Pool Filters and their Replacement Cartridges

By November 12, 2018 May 9th, 2022 Cleaning & Maintenance

Over the past 10-15 years, cartridge filters have become much more common in SW Florida. Most agree that the operating cost of a cartridge filter is much less than a Diatomaceous earth or even a sand filter, since it eliminates wasted water (from backwashing) and chemical costs (from having to re-charge). It also has become the better alternative from an environmental standpoint for these reasons.

One of the most common oversights in maintaining a swimming pool with a cartridge filter is failure to replace the cartridge or element when it is necessary to do so. Most manufacturers will tell you to replace it after 10-12 cleaning cycles. Normally, the cleaning cycle will vary anywhere from one month to 2 months, depending on the bather load of the pool and what has been found to be necessary by the user, given other environmental factors. To put it simply, the more dirt and body oils you run through your filter, the more often it needs to be cleaned AND changed out.

As a rule, we normally track the lifespan of each of our customers’ filter cartridge, and after roughly two years, we automatically replace them. In other cases, we replace it sooner; when wear and tear has made even more frequent replacement necessary.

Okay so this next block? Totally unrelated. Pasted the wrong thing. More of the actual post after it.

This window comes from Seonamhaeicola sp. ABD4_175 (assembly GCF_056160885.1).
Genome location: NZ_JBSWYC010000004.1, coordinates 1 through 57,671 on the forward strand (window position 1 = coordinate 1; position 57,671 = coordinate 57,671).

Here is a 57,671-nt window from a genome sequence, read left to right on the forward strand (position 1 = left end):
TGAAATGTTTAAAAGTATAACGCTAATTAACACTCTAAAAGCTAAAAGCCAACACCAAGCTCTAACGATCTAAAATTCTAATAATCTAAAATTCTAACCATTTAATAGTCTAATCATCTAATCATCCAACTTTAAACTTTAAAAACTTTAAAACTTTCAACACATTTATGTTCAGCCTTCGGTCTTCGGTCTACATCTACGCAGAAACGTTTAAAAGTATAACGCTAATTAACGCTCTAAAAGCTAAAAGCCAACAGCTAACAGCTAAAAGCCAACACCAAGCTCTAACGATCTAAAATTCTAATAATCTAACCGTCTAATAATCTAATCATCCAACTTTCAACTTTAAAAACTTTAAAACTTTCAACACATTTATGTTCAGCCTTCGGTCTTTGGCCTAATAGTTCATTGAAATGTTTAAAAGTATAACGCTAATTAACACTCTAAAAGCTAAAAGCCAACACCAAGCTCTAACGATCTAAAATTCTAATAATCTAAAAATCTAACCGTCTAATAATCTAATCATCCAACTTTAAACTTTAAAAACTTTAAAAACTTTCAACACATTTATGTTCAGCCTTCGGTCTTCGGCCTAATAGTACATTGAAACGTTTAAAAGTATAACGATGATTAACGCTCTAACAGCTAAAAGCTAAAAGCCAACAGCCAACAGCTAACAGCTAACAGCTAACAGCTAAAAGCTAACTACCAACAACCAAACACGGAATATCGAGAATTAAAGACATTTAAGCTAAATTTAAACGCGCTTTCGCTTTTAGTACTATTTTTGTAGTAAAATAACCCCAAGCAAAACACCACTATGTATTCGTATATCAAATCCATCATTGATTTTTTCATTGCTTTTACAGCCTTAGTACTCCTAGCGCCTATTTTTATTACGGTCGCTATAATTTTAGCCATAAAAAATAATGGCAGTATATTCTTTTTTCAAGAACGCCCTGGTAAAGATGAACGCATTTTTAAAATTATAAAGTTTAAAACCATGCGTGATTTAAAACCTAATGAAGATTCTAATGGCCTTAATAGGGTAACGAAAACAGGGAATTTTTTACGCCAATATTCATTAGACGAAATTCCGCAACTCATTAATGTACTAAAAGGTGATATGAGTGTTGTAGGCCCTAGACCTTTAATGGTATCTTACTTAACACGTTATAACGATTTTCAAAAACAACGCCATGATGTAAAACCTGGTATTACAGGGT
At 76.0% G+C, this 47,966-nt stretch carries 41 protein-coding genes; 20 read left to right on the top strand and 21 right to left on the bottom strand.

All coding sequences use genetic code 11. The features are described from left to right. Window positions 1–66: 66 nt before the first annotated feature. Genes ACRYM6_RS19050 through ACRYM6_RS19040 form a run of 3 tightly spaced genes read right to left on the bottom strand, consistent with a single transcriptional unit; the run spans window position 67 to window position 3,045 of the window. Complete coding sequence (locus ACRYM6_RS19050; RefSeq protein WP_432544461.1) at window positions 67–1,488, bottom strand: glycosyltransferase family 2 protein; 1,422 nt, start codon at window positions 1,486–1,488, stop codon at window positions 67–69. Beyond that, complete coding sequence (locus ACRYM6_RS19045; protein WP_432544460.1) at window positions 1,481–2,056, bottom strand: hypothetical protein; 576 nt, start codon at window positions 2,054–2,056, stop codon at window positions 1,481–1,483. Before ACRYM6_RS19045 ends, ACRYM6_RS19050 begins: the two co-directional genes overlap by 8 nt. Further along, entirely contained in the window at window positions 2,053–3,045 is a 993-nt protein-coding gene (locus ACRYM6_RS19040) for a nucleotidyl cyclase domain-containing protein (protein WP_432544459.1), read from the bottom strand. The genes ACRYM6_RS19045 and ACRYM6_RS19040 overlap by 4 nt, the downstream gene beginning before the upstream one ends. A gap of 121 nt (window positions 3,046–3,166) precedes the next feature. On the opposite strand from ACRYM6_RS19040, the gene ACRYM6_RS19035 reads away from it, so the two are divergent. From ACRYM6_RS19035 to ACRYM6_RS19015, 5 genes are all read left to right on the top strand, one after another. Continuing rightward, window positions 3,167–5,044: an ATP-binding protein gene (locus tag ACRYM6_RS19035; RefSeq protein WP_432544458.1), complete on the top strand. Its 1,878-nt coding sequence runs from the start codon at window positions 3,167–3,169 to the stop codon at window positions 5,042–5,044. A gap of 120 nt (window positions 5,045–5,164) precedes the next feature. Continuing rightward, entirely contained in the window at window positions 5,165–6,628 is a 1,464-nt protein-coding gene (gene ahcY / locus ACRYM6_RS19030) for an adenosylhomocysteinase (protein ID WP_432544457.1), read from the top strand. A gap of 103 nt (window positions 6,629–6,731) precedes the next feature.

But how do you know?

  1. Know your filter’s “starting pressure.” This is the minimum pressure you will be able to achieve on your filter pressure gauge. This can vary considerably from pool to pool, because it is affected by so many variables, for example: pump horsepower, plumbing size and layout, etc. Make a note of the PSI right after you have placed a new cartridge in the filter. Or another way of determining your starting pressure is to take the cartridge out of the filter and see what the PSI reads with nothing inside. If you are still getting more than 5 PSI above your starting pressure, even after you have cleaned the cartridge, you need to replace it.
  2. Automatically replacing the filter after the given period of time (suggested above) assures that the material inside, which degrades over time, will be in adequate shape to filter the water. Your filter might be missing a good deal of particles that it otherwise would remove from the water if it was new.